The most insidious aspect of Assange’s show is not what is in it, but what isn’t. Russia Today – now styled RT – is state-owned and Kremlin-controlled. It is remarkable for how little reporting it devotes to what is going on inside Russia today. There is no mention, for example, of top-level corruption, Vladimir Putin’s alleged secret fortune – referenced in US embassy cables leaked by WikiLeaks – or the brutal behaviour of Russian security forces and their local proxies in the north Caucasus.
Instead, the channel offers a shiny updated version of Soviet propaganda. The west, and America in particular, is depicted as crime-ridden, failing, and in thrall to big business and evil elites. RT’s favourite theme is western hypocrisy: “How dare you criticise us when you do the same?” The English-language channel portrays itself as “anti-mainstream”. In reality it reflects Putin’s own conspiratorial, touchy and xenophobic world-view while staying mute about Russia’s own failings.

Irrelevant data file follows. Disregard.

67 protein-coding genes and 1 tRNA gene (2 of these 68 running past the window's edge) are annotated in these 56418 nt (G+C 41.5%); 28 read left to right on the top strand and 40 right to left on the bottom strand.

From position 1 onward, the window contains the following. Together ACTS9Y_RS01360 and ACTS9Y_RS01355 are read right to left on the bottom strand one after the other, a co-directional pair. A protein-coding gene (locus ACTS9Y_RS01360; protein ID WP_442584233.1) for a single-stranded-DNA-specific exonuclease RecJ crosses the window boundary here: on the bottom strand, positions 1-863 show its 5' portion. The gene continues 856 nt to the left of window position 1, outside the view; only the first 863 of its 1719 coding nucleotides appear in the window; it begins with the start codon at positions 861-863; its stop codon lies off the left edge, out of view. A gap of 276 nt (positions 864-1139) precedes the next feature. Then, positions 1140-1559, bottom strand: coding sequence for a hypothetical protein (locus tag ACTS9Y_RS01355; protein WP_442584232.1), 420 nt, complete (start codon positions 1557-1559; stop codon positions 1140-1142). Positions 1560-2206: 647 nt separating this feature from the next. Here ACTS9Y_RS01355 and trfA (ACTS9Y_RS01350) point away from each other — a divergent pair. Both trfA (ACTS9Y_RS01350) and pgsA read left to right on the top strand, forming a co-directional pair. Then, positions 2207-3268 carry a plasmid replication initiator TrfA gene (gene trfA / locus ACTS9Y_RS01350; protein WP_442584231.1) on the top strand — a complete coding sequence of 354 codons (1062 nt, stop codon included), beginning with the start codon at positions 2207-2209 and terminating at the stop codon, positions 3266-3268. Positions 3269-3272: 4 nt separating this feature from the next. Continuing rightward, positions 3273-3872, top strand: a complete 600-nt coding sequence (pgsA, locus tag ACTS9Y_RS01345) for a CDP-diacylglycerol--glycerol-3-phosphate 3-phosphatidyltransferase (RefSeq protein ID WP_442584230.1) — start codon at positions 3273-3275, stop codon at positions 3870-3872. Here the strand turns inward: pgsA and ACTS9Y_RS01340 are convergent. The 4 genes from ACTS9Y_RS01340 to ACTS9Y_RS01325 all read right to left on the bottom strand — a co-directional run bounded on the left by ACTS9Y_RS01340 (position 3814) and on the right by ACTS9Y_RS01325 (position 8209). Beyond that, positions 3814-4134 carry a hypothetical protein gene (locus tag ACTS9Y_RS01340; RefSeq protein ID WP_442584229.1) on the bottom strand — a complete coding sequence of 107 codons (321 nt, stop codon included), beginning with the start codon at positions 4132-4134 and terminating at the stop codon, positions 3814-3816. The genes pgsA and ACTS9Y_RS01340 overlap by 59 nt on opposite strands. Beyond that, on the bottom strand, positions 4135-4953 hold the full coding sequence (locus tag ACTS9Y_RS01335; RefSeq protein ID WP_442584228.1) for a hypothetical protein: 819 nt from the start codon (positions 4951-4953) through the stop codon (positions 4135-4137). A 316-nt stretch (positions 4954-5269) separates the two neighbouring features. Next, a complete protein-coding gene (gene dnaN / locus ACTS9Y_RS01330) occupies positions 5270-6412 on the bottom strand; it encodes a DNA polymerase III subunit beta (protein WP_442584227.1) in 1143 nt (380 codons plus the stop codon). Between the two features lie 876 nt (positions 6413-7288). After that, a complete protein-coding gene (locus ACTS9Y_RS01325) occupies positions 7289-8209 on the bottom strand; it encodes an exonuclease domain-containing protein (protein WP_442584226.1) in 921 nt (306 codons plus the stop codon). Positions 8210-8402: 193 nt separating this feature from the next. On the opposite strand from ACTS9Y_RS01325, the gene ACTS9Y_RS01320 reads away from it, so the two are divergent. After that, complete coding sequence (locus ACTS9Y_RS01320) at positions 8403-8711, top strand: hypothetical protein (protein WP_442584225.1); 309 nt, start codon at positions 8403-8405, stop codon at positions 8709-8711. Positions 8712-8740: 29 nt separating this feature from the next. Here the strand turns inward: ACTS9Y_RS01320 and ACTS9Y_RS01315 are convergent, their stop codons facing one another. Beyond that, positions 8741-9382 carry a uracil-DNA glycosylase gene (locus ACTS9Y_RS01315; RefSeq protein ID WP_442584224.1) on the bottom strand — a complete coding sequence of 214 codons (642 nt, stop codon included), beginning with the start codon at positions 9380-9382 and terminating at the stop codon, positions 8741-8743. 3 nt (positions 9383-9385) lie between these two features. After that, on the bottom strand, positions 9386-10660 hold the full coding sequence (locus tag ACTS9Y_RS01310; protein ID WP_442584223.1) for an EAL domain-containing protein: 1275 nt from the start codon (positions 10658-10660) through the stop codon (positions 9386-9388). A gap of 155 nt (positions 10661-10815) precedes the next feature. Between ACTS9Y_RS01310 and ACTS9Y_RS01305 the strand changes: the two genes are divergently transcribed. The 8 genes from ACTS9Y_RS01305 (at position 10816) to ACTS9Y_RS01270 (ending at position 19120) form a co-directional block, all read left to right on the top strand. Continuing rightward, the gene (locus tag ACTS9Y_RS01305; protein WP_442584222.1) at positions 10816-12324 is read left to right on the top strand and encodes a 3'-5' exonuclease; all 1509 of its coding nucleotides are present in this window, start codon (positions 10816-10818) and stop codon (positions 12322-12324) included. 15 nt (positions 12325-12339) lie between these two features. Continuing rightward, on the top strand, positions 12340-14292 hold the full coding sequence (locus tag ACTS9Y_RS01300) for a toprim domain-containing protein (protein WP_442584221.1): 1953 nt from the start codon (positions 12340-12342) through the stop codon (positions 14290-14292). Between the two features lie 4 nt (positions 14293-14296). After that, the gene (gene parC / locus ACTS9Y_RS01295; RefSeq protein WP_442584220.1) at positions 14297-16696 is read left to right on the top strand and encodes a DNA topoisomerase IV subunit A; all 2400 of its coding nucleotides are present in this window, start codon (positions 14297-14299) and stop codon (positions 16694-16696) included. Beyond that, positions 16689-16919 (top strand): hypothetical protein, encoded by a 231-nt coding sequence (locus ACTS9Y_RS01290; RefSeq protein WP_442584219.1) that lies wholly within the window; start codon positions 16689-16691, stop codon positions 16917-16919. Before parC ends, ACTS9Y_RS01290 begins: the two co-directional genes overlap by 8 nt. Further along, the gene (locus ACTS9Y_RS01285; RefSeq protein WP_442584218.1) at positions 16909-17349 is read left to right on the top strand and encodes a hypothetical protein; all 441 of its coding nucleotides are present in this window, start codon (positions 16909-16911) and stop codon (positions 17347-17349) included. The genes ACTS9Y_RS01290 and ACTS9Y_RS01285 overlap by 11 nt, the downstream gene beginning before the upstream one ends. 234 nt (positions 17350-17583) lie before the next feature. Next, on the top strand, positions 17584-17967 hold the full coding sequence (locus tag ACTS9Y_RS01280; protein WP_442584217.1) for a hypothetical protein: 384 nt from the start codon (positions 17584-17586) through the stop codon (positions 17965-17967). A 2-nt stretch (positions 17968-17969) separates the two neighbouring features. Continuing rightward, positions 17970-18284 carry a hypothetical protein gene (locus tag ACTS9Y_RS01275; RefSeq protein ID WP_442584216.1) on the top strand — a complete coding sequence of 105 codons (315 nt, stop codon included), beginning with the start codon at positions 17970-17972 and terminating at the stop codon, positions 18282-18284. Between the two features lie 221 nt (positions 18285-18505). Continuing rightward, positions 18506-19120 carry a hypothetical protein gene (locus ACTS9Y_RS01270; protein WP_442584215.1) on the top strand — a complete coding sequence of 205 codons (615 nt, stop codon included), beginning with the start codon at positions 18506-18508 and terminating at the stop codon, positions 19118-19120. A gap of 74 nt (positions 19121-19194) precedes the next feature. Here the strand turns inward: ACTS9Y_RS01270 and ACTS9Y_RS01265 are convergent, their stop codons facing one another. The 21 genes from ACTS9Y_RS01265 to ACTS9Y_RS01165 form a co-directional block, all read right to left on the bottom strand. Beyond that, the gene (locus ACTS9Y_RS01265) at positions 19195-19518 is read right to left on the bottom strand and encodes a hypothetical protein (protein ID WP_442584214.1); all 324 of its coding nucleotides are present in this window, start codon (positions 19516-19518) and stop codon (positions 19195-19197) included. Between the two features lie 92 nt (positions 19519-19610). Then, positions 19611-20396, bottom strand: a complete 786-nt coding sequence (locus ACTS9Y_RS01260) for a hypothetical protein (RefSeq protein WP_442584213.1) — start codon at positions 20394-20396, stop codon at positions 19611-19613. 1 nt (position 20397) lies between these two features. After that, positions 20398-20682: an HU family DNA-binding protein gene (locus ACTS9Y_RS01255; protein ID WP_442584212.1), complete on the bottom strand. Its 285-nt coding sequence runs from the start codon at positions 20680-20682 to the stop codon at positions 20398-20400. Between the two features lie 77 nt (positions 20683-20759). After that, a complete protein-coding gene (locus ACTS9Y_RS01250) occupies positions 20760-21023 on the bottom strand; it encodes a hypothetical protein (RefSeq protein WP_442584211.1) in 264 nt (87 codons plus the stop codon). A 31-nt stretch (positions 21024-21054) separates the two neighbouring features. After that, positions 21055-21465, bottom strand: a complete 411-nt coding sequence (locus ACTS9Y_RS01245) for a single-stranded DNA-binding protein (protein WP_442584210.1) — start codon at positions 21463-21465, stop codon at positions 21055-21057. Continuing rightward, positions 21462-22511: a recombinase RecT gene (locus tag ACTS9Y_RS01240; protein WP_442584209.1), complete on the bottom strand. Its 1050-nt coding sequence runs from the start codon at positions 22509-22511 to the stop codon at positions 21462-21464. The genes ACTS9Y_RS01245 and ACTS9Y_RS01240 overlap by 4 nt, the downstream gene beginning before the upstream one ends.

The mystery is why Assange should agree to become a pawn in the Kremlin’s global information war. Perhaps he needs the money. Assange’s anti-American agenda, of course, fits neatly with the Kremlin’s own. Russia prides itself on having undesirable allies; expect Venezuela’s Hugo Chávez or Belarus’s Alexander Lukashenko on future shows. In Tuesday’s interview Nasrallah expressed support for the Syrian regime of President Bashar al-Assad. By happy coincidence this is Moscow’s position.